Fontainebleau Loses Three Key Execs Since Opening, What It All Means


Two top executives at the newly-opened Fontainebleau have resigned. Fontainebleau Las Vegas opened Dec. 13, 2023.

The resignations: Colleen Birch, the resort’s Chief Operating Officer, and Shane Smith, the Chief Marketing Officer. In December 2023, Michael Clifford, Senior V.P. of Casino Operations, was reportedly fired.

The news, to put it mildly, caused heads to explode. Exactly WTF is going on at Fontainebleau (pronounced “fountain-blue”)? We’ve got all the inside scoop you won’t find anywhere else. Let’s go.

Fontainebleau is known for its bowties, as well as its executive turnover.

We were the first news outlet to confirm the latest executive departures, based upon a tip from our friend, @LasVegasLocally.

The fact Birch and Smith resigned at the same time is telling, and reflects some of the drama going on at Fontainebleau.

It’s worth noting Fontainebleau’s former president, Cliff Atkinson, parted ways with the resort before it even opened. Fontainebleau didn’t announce Atkinson’s departure, they announced a new president. It was as awkward as it sounds.

The trail of blood doesn’t stop there.

Dan Cherry, Fontainebleau’s original Sr. V.P. of Casino Operations was out nearly a year before the resort opened.

Fontainebleau’s original CFO was out in mid-July of 2023, again, before the resort even opened.

Marc Guarino, the resort’s Chief Technology Officer, with a quarter century of casino and hospitality IT, was also let go before Fontainebleau opened.

Dianna Balabon was Acting CMO for a minute, also out prior to Fontainebleau opening.

All these departures are indicative of copious head-butting at Fontainebleau, serious and irreconcilable differences of opinion and strategy. For starters.

It’s complicated, but Fontainebleau is having a moment, and nobody’s really talking about what’s really going on. We’ve got you. We have spoken with Fontainebleau staffers and longtime veterans of the casino industry. Everyone agrees Fontainebleau is in serious trouble, and these executive departures are just the tip of the iceberg.

The challenges Fontainebleau faces aren’t much of a surprise. We included Fontainebleau on our list of potential bankruptcies back in August of 2023.

Prior to the announcement of the most recent executive resignations, we laid out a timeline for how things are likely to unfold at Fontainebleau. Schedule subject to change without notice, as they say.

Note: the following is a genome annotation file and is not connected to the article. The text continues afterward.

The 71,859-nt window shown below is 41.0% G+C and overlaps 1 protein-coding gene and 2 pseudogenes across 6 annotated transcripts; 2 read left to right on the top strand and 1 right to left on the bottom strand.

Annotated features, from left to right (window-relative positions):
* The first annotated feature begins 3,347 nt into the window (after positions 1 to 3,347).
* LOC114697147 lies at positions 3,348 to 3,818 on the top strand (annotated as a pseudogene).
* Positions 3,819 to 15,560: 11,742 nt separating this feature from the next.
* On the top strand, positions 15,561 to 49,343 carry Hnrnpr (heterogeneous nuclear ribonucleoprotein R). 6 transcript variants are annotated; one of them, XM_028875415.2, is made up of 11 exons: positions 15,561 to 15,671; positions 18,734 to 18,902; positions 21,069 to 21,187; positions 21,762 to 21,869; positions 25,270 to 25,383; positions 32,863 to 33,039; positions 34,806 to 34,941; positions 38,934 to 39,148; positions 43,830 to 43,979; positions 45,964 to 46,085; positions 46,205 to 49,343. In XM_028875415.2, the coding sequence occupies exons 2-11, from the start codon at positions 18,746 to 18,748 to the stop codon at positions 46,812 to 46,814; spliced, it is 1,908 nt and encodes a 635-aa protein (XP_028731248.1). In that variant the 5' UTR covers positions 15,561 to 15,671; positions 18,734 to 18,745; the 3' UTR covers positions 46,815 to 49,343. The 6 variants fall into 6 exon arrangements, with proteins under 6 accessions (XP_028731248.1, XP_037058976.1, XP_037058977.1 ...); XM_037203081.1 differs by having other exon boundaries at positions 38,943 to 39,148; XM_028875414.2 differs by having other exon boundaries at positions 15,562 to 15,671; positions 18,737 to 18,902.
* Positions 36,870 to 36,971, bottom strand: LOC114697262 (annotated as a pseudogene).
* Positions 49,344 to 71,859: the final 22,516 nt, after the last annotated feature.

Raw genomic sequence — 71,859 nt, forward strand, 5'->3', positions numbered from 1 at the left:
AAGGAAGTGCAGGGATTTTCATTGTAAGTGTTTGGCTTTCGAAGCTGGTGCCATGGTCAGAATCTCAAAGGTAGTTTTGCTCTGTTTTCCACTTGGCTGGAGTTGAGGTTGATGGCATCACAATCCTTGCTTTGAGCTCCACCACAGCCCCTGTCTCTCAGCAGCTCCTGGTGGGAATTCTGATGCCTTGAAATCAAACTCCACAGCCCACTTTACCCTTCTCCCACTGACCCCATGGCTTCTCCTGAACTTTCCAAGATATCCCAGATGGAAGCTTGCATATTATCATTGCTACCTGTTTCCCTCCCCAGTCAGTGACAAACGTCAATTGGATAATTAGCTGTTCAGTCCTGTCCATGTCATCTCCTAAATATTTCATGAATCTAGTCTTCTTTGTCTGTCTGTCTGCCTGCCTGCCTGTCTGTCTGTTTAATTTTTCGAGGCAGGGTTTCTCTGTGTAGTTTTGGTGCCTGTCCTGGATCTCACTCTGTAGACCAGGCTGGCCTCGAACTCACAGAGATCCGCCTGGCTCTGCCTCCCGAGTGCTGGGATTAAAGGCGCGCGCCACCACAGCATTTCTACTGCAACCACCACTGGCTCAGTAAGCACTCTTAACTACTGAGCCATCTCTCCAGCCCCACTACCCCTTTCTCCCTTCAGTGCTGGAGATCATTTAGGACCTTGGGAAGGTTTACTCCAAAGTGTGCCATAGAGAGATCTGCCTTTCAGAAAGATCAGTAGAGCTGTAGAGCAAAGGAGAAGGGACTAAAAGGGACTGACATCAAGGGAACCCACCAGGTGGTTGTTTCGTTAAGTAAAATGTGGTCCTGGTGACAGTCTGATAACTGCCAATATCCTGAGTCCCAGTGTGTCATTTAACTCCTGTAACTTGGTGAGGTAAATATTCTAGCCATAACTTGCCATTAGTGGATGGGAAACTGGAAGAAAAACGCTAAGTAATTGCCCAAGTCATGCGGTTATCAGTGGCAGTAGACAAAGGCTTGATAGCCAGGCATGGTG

Lest you forget, Fontainebleau was nearly sued by Wynn Las Vegas for its aggressive poaching of talent.

So, what’s up with Fontainebleau? The obvious things aren’t as interesting as the behind-the-scenes clusterfuckery, of course.

The obvious problems: 1) Location (no foot traffic), 2) no casino database, 3) no hotel database or partner. That’s a trifecta of doom in the casino resort business. Fun fact: Our band name in high school was Trifecta of Doom.

Trifecta of Doom splintered due to creative differences. Just saying.

What’s making a difficult situation impossible is personalities.

One can debate whether or not the excommunicado executives were suited to their jobs. Some believe they may have been out of their depth for the specific positions they were offered, but there’s no arguing all are longtime and well-respected hospitality and gaming executives.

Given that experience, why the tumult? Pure and simple, egos. And unrealistic expectations. But mostly that first thing.

From day one, the Fontainebleau project has exuded over-confidence, especially in the appeal of the Fontainebleau brand.

Internally, that arrogance has led to ongoing friction between owners and executives. Basically, those veteran executives have been thwarted by higher-ups who won’t allow them to do what they’re best at, and what they were hired to do.

Fontainebleau’s owners are extraordinarily wealthy and successful, including Fontainebleau Development CEO Jeffrey Soffer. A lesser-known player in all this is Fontainebleau Development’s Chief Brand and Design Officer, Peter Arnell.

Multiple sources familiar with the situation relay a lot of the chaos at Fontainebleau stems from these strong personalities, very much used to getting their way and not particularly open to consensus (unless it’s theirs). Arnell is rumored to have burned bridges with dozens of vendors during Fontainebleau’s design and construction process.

Add in an over-reliance upon outside consultants, and complete inexperience in operating a casino resort, and you have certified dumpster fire.

Did we mention Fontainebleau is absolutely incredible? Why do we raise this now? Because everything we’re talking about is inside baseball and has virtually no impact on your experience at Fontainebleau.

Fontainebleau is eye candy on steroids. And like steroids, some metaphorical testicles have been damaged in the process.

The sheer existence of Fontainebleau is a miracle.

The structure sat idle for nearly 20 years, an eyesore and the butt of many, many jokes. Most of them ours.

Our Photoshop is the gift that keeps on giving.